<?php

use Monolog\Logger;
use Monolog\Handler\StreamHandler;

$log = new Logger('stdout');
$log->pushHandler(new StreamHandler('php://stdout', Logger::DEBUG));

$log->debug('Foo');
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You just need to configure StreamHandler, to write to the php://stdout file.

Symfony

Symfony Kernel since the Flex was provided, is using minimalist PSR-3 logger, that logs everything to php://stderr by default.

In Symfony, monolog as other components is configured in YAML files. So the same configuration will look like this:

# config/packages/monolog.yaml
monolog:
    handlers:
        stdout:
            type: stream
            path: "php://stdout"
            level: debug
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Laravel

Laravel use the arrays for configuration so the same thing will look like this:

# config/logging.php
<?php

use Monolog\Handler\StreamHandler;

return [
    'channels' =>
        'stdout' => [
            'driver' => 'monolog',
            'handler' => StreamHandler::class,
            'level' => env('LOG_LEVEL', 'debug'),
            'with' => [
                'stream' => 'php://stdout',
            ],
        ],
];
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STDERR or STDOUT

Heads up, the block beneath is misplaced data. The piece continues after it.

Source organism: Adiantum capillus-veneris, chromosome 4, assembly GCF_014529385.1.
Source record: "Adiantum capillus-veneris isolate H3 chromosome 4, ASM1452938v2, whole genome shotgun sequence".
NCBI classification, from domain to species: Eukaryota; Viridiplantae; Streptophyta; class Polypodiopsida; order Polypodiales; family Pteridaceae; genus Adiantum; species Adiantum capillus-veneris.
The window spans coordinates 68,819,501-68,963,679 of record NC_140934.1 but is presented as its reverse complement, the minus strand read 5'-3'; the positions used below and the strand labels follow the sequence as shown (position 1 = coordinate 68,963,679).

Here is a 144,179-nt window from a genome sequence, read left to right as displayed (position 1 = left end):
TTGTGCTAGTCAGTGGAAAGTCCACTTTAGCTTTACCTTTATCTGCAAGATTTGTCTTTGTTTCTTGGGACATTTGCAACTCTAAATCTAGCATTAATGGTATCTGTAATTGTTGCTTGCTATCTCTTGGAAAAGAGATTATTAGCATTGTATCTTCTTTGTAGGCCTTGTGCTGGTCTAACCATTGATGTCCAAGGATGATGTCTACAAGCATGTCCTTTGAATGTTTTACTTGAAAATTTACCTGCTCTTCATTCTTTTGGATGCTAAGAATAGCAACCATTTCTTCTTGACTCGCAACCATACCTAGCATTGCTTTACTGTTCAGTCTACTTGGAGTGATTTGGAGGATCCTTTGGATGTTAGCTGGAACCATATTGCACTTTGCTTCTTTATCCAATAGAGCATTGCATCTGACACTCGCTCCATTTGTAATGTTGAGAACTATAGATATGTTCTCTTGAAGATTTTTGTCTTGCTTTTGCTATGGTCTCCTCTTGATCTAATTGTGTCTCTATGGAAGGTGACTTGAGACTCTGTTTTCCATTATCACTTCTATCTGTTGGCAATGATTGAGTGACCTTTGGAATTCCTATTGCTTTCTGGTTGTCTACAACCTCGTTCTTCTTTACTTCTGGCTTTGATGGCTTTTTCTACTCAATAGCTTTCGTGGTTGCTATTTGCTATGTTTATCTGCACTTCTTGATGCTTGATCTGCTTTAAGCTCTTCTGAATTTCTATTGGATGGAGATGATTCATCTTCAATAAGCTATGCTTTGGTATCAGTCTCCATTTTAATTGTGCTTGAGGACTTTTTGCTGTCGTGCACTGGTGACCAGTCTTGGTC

In some articles on the internet, you can read that someone uses stderr, and someone uses stdout streams to write logs there. Right now I cannot fin any reasons to choose one of them which is better.

The only information that I found on this topic is that post.

I think that stderr is more popular in some examples, also Fabien Potencier set it as default in his minimalistic logger, so I think we can assume that this one is better.

Personally, I always used the stdout, so that's the reason why I use it in this post's examples. If I will find a great reason for using one of them over another I will update this post.

Originally posted on https://mateuszcholewka.com

Discussion (2)

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Iacovos Constantinou

Nice article @mtk3d

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Logan Lindquist

Nice job Mateusz. I was wondering if you would be interested in publishing on my Medium publication for PHP and DevOps? :)